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Samsung Read Retry Solved

Samsung K9BCG08U1A

Samsung K9BCG08U1A

Samsung came out with one of the first generations of Read Retry chips a few years back. Models: K9BCG08U1M, K9BCG08U1A, K9CDG08U5A, K9ABG08U0A based off the same die w/ an ID of ec d7 98 ca (0xecd798ca). Read Retry is a mode which changes the threshold for what constitutes as a value for the number of electrons stored in a cell. To increase density (capacity) there are fewer electrons per cell in modern NAND chips than previous generations. The amount of errors generated by leaking electrons is greater than most controllers can correct, by changing the threshold you can get a more reliable data.

Samsung (like most manufactures) doesn’t disclose the Read Retry commands in their datasheets which meant if we tried to read those Samsung NAND chips normally we’d get a high raw error rate, basically the data was unusable for recovery. So what did we do? Break out the trusty logic analyzer and snoop on a working drive.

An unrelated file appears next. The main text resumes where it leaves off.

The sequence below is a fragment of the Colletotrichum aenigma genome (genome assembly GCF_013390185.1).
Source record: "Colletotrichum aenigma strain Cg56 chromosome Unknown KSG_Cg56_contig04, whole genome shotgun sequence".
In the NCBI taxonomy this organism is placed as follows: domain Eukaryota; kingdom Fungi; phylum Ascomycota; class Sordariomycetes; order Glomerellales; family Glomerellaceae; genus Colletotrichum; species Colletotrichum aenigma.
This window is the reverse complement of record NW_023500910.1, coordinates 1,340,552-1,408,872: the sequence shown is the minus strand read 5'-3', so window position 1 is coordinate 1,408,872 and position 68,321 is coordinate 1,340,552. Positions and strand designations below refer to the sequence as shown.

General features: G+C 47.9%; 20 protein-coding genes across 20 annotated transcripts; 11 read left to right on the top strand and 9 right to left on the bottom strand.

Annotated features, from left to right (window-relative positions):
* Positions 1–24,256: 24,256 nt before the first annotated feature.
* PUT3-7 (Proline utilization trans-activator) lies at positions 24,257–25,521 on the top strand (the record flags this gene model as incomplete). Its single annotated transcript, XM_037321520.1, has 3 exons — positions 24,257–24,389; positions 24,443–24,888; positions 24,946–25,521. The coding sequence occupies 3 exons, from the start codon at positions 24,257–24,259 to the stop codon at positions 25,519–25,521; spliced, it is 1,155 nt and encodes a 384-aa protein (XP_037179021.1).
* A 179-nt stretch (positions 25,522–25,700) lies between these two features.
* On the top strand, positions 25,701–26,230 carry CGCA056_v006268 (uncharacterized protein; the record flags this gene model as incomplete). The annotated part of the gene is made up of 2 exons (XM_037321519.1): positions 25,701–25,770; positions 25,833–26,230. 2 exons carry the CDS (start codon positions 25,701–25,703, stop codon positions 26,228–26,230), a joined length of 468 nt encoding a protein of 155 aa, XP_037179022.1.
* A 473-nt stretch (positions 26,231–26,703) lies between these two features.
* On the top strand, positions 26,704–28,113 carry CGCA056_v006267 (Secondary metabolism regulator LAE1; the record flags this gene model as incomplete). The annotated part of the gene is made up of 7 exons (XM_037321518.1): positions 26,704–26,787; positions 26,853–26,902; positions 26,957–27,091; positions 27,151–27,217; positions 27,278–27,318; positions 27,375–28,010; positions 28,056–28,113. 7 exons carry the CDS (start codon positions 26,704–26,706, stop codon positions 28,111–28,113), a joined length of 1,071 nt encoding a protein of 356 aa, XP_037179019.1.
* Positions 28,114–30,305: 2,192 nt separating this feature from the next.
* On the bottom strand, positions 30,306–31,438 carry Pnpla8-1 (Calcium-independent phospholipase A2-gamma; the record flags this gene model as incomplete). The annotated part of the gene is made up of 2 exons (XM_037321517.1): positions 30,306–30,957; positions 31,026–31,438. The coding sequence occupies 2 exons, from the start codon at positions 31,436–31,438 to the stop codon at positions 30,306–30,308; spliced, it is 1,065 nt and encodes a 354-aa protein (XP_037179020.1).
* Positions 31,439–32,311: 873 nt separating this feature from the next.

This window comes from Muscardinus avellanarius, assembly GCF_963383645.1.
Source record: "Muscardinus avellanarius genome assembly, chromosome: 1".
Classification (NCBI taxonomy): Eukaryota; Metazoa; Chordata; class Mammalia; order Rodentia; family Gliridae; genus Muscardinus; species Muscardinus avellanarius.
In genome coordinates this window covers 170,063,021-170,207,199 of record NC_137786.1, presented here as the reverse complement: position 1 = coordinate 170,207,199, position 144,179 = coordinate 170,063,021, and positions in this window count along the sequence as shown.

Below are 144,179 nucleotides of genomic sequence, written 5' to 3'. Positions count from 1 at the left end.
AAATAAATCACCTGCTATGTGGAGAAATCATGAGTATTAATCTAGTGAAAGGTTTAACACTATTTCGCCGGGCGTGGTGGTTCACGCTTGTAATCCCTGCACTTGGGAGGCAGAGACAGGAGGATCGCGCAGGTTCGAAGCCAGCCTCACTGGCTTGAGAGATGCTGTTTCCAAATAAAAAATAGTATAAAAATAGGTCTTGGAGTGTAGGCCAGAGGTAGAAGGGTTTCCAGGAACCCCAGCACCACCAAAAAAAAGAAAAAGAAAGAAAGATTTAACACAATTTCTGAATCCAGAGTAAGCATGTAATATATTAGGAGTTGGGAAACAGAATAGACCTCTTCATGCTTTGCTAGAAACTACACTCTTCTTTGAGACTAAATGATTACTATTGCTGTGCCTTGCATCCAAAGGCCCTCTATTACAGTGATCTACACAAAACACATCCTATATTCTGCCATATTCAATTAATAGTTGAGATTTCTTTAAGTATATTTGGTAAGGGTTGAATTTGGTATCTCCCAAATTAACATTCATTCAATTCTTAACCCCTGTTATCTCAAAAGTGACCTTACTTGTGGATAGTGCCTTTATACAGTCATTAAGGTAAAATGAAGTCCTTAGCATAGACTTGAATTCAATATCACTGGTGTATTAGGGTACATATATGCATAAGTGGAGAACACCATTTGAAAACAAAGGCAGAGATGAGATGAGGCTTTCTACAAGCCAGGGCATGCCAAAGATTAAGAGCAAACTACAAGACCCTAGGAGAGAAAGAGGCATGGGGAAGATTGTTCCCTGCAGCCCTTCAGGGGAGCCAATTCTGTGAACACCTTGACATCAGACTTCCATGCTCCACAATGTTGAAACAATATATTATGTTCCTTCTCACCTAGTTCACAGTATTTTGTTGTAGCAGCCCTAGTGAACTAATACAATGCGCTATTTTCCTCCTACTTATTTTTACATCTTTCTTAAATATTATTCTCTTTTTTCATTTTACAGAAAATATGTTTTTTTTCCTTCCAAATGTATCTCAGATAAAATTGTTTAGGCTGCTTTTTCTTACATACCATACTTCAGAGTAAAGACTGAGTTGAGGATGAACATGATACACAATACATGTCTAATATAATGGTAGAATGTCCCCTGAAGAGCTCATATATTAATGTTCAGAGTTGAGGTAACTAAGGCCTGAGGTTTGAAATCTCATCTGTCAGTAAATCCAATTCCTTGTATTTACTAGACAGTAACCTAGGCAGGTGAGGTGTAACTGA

It seems like this chip is only used with Silicon Motion controllers. After reading an uncorrectable sector we’d see the controller reset the die, issue an 60h command and modify a set of registers. All told it appears there a total of 16 unique retry modes.

When one mode fails to return useable data the controller loops through all modes until it times out and reboots the controller. When these drives fail the end user has a similar experience, the drive “works” but when trying to access specific files/folders/etc it locks up and reconnects. Unlike read retry on most drives it’s difficult to get a 100% good read from the NAND chip (which is also evident by the controller read failing and rebooting), good reads are around 99.3%. That sounds fantastic but there will most likely be corruption within some recovered files. Still recovering almost all the files is better than none.

Logic Analyzer Signals

Logic Analyzer Signals